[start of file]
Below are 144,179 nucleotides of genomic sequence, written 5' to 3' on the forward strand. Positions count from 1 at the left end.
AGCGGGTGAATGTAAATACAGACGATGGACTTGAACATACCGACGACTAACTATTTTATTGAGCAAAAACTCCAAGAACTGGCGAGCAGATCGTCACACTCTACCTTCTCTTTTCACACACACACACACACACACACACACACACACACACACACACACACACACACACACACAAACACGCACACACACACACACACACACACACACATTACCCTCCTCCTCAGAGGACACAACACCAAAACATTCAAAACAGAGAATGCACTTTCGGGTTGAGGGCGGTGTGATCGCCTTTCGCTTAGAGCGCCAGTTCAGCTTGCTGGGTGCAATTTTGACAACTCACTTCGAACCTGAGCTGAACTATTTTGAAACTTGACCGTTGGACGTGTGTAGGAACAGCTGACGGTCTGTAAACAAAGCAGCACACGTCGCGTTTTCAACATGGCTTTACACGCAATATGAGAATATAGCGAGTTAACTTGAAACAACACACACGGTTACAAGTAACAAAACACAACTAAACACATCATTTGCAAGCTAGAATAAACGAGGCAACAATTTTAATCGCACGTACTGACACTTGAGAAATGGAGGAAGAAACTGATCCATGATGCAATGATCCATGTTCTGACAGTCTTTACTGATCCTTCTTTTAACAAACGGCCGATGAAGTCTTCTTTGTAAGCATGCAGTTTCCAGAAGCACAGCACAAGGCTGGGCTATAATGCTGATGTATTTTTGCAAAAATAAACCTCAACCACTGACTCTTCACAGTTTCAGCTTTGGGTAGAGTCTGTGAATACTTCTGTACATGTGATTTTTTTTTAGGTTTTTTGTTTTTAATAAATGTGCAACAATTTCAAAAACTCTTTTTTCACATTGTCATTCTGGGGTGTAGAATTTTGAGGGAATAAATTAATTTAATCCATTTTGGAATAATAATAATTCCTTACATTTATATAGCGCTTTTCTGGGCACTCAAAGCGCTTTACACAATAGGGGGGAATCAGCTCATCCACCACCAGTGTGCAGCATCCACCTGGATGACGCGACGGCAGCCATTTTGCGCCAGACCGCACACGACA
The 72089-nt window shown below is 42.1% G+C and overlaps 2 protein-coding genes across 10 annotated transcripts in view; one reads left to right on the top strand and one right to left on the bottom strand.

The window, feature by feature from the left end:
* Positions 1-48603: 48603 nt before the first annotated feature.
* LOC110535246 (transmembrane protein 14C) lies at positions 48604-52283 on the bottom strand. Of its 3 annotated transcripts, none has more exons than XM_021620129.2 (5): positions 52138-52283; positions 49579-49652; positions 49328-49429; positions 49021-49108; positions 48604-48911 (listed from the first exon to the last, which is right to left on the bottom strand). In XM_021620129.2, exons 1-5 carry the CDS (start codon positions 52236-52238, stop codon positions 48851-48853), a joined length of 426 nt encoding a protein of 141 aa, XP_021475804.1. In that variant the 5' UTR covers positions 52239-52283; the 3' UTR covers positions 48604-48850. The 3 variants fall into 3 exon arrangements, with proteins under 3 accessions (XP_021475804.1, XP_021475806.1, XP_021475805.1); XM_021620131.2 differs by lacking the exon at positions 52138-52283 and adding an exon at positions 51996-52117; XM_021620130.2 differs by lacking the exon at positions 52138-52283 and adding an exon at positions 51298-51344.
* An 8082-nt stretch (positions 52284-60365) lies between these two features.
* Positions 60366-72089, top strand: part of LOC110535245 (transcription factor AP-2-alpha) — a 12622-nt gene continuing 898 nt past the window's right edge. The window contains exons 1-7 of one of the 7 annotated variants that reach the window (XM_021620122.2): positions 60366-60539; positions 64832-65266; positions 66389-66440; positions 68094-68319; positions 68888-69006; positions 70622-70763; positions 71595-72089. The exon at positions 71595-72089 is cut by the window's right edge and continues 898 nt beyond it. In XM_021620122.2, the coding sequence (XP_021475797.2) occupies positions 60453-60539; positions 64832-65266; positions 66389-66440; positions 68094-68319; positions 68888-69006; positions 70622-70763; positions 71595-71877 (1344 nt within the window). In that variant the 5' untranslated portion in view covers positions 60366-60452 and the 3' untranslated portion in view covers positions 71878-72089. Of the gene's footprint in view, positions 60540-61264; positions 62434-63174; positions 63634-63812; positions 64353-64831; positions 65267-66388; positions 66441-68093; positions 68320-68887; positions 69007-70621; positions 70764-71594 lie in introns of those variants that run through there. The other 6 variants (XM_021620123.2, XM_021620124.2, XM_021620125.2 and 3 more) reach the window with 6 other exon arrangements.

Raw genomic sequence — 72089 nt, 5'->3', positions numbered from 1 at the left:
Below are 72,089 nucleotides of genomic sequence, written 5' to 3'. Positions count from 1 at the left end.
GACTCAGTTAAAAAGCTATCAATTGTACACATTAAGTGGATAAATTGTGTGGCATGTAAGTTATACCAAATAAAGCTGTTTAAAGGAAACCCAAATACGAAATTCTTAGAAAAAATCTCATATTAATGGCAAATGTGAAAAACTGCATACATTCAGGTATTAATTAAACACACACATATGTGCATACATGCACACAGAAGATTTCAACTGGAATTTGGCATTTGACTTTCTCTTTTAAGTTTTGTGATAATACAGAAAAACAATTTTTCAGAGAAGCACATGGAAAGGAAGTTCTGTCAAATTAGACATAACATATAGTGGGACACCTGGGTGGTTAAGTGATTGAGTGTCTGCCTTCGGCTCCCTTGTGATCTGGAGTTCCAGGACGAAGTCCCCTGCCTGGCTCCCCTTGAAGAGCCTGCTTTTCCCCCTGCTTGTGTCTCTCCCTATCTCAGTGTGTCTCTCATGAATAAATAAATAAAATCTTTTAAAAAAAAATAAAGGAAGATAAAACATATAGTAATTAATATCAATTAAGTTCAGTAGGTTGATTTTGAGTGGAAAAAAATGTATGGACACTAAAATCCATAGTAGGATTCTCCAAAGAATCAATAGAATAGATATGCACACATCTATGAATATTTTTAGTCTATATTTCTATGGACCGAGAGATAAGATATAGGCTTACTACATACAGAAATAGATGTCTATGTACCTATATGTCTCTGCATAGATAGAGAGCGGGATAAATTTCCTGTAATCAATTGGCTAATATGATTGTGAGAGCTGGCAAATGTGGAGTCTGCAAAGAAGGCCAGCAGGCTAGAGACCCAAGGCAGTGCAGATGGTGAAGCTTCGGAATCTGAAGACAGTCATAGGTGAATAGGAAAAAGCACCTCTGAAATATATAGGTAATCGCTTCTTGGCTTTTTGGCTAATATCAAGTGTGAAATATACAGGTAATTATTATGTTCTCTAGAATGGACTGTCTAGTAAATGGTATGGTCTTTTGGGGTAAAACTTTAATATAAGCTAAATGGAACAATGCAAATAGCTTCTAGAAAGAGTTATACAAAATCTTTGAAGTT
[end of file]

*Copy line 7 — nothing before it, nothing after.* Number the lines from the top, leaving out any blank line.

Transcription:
* An 8082-nt stretch (positions 52284-60365) lies between these two features.